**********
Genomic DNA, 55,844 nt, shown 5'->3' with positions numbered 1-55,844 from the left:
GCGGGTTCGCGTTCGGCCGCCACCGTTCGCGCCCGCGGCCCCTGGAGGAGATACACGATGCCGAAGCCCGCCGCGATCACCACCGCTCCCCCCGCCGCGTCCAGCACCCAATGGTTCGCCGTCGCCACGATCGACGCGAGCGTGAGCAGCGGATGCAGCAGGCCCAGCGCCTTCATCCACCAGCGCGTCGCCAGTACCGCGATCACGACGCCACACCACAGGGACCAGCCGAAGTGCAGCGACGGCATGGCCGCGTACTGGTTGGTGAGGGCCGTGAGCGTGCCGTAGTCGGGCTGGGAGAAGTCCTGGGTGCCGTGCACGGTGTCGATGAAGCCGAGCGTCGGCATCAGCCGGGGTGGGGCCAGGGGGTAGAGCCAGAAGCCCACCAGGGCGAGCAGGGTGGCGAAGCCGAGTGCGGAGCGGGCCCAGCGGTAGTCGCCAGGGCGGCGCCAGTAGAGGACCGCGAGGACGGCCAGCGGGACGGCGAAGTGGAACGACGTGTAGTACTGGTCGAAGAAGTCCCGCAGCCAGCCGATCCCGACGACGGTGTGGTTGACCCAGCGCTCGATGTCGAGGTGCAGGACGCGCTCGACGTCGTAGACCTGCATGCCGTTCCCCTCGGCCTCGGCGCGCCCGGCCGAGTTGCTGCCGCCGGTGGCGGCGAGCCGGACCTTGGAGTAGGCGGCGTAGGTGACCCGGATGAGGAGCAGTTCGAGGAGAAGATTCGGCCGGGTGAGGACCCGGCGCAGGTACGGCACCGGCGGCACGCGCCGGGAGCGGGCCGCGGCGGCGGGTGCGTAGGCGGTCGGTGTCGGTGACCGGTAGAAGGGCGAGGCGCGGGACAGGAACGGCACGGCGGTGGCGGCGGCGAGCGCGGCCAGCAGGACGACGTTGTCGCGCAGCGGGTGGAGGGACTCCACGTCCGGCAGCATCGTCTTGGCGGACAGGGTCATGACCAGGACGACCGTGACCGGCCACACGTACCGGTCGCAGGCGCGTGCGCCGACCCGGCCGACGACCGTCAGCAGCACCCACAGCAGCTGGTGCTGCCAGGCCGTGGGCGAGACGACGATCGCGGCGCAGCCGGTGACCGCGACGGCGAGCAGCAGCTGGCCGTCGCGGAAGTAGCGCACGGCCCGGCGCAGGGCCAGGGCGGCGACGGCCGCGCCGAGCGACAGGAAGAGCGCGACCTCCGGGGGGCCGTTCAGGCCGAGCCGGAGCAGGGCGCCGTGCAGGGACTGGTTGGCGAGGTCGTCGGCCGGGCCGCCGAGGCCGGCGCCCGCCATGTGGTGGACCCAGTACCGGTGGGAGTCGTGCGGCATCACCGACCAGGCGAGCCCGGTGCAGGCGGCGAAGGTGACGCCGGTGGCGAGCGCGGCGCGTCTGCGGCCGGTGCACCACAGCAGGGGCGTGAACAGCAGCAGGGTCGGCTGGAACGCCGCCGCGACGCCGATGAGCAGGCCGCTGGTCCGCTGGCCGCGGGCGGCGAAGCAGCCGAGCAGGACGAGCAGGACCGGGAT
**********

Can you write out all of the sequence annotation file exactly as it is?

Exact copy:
Genomic DNA, 55,844 nt, shown 5'->3' with positions numbered 1-55,844 from the left:
GCGGGTTCGCGTTCGGCCGCCACCGTTCGCGCCCGCGGCCCCTGGAGGAGATACACGATGCCGAAGCCCGCCGCGATCACCACCGCTCCCCCCGCCGCGTCCAGCACCCAATGGTTCGCCGTCGCCACGATCGACGCGAGCGTGAGCAGCGGATGCAGCAGGCCCAGCGCCTTCATCCACCAGCGCGTCGCCAGTACCGCGATCACGACGCCACACCACAGGGACCAGCCGAAGTGCAGCGACGGCATGGCCGCGTACTGGTTGGTGAGGGCCGTGAGCGTGCCGTAGTCGGGCTGGGAGAAGTCCTGGGTGCCGTGCACGGTGTCGATGAAGCCGAGCGTCGGCATCAGCCGGGGTGGGGCCAGGGGGTAGAGCCAGAAGCCCACCAGGGCGAGCAGGGTGGCGAAGCCGAGTGCGGAGCGGGCCCAGCGGTAGTCGCCAGGGCGGCGCCAGTAGAGGACCGCGAGGACGGCCAGCGGGACGGCGAAGTGGAACGACGTGTAGTACTGGTCGAAGAAGTCCCGCAGCCAGCCGATCCCGACGACGGTGTGGTTGACCCAGCGCTCGATGTCGAGGTGCAGGACGCGCTCGACGTCGTAGACCTGCATGCCGTTCCCCTCGGCCTCGGCGCGCCCGGCCGAGTTGCTGCCGCCGGTGGCGGCGAGCCGGACCTTGGAGTAGGCGGCGTAGGTGACCCGGATGAGGAGCAGTTCGAGGAGAAGATTCGGCCGGGTGAGGACCCGGCGCAGGTACGGCACCGGCGGCACGCGCCGGGAGCGGGCCGCGGCGGCGGGTGCGTAGGCGGTCGGTGTCGGTGACCGGTAGAAGGGCGAGGCGCGGGACAGGAACGGCACGGCGGTGGCGGCGGCGAGCGCGGCCAGCAGGACGACGTTGTCGCGCAGCGGGTGGAGGGACTCCACGTCCGGCAGCATCGTCTTGGCGGACAGGGTCATGACCAGGACGACCGTGACCGGCCACACGTACCGGTCGCAGGCGCGTGCGCCGACCCGGCCGACGACCGTCAGCAGCACCCACAGCAGCTGGTGCTGCCAGGCCGTGGGCGAGACGACGATCGCGGCGCAGCCGGTGACCGCGACGGCGAGCAGCAGCTGGCCGTCGCGGAAGTAGCGCACGGCCCGGCGCAGGGCCAGGGCGGCGACGGCCGCGCCGAGCGACAGGAAGAGCGCGACCTCCGGGGGGCCGTTCAGGCCGAGCCGGAGCAGGGCGCCGTGCAGGGACTGGTTGGCGAGGTCGTCGGCCGGGCCGCCGAGGCCGGCGCCCGCCATGTGGTGGACCCAGTACCGGTGGGAGTCGTGCGGCATCACCGACCAGGCGAGCCCGGTGCAGGCGGCGAAGGTGACGCCGGTGGCGAGCGCGGCGCGTCTGCGGCCGGTGCACCACAGCAGGGGCGTGAACAGCAGCAGGGTCGGCTGGAACGCCGCCGCGACGCCGATGAGCAGGCCGCTGGTCCGCTGGCCGCGGGCGGCGAAGCAGCCGAGCAGGACGAGCAGGACCGGGAT